Love is rational and often absurd

Love  comes in different shapes and sizes

Love is predictable and full of surprises


© Jeff Price October 2018



Wet Behind the Ears

“Hotel California” The Eagles

Probably the most recognisable opening few chords of any pop song. It also featuresjukebox some classic lines like “You can check out anytime you like but you can never leave” and was released as a single in February 1977. Writing credits for the song are shared by Don Felder (music), Don Henley, and Glenn Frey (lyrics). The Eagles’ original recording of the song features Henley singing the lead vocals and concludes with an extended section of electric guitar interplay between Felder and Joe Walsh.

eagles-grammy-awards-live-2016-a-billboard-1548The song is seven minutes long which made it very popular with DJs on radio stations as it gave them plenty of time to go to the toilet and back before the track ended.

This song was requested by Miriam McCormick. Although Miriam admits that she has never been to California this song still evokes strong emotions. She says “Once heard one of the Eagles trying to explain what it’s about. I don’t think they knew themselves …. He concluded by saying it could best be described as being “a song about going from innocence to experience“. 

I spent a great part of my working life staying in hotels and although they were all comfortable, they weren’t home. You very quickly grow tired of eating alone or getting trapped in a conversation with a bunch of business men discussing their golf handicaps.

On one occasion, I had stayed in the same hotel chain three nights in a row but in different cities. Each room was identical in every respect. On the last night waiting for sleep I became very confused about where I was and I wrote the name of the town I was staying in on a post-it note and stuck it on the alarm clock. Work had left me stressed out and tired. I often spent my weekends in bed plagued by migraine headaches. The pain sometimes so powerful it would make me vomit.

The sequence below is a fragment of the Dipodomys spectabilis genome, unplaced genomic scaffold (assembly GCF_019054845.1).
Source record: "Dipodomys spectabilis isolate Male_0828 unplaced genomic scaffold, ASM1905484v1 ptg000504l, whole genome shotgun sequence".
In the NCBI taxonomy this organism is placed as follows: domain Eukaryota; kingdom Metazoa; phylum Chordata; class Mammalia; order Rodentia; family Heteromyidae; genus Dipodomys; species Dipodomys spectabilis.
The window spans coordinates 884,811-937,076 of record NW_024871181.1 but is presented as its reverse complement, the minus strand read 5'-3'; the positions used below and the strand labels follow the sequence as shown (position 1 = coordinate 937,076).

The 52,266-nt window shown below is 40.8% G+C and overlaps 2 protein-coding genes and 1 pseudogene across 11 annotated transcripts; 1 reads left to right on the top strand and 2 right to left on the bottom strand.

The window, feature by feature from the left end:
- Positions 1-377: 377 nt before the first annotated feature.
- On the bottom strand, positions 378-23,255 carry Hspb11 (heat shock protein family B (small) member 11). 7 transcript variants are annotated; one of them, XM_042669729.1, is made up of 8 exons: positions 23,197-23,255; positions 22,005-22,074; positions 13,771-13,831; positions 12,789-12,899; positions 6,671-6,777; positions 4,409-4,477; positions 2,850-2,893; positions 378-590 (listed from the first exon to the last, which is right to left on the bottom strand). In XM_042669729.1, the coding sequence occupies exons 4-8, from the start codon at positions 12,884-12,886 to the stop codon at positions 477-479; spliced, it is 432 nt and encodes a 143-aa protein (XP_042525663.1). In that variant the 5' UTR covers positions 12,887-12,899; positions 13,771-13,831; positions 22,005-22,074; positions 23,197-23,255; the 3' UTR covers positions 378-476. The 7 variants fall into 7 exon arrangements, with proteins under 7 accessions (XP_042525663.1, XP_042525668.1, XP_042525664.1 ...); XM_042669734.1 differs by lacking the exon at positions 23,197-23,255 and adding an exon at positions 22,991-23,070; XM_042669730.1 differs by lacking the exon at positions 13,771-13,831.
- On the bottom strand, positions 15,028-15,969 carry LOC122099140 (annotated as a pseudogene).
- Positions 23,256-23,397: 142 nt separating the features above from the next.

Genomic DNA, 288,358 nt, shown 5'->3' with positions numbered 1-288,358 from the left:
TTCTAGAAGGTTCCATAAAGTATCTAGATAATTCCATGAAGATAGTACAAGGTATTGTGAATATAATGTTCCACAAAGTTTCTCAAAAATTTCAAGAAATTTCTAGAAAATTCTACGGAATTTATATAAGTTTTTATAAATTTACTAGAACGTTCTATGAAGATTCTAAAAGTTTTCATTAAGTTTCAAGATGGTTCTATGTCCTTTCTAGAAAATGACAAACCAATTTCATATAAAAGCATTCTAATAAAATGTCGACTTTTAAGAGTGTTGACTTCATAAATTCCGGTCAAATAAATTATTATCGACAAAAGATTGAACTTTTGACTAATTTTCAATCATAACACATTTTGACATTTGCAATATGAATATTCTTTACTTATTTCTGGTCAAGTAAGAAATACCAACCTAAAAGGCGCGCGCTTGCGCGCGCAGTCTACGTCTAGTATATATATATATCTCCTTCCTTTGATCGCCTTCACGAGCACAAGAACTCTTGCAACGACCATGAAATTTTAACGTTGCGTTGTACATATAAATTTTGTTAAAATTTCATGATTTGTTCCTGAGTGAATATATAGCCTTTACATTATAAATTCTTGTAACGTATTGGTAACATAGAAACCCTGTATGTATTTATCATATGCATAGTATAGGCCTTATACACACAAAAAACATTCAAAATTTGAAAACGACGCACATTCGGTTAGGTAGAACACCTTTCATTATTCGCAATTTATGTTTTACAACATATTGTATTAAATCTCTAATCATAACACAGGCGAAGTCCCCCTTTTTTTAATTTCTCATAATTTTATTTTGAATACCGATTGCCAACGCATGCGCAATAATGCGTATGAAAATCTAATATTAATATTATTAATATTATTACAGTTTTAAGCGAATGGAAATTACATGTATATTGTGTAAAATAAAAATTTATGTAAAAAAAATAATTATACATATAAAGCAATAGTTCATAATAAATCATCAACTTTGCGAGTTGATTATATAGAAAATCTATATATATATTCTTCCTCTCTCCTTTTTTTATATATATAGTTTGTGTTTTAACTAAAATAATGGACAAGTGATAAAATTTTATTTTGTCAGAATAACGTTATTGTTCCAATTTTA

When I got home and told my wife Lynda about the post-it note she said that it was time to pack the job in and find another way of making a living. 

Twelve months later at the age of 53, I was a student starting a Master’s Degree in Poetry and Creative Writing at Newcastle University. I think Lynda supporting me in a new career probably saved my life, I certainly have never been happier and more content then I have been standing in a school hall with 30 kids all fired up and performing their own poetry on a stage in front of the whole school. 

Within a couple of years of leaving work my migraines stopped and the psoriasis that covered my legs cleared up. I have not been bothered by either since.


Wet Behind the Ears


I have thrown myself off a cliff

Plunging not flying

Stomach nerves knotted

Toes curled

A snake oil salesman

Who has slipped his skin

Demobbed from the rat race

On a tour of duty in Academe

Wet behind my student ears

Striding through the September rain

Behind me

The hotel bedroom door slams shut


©Jeff Price October 2018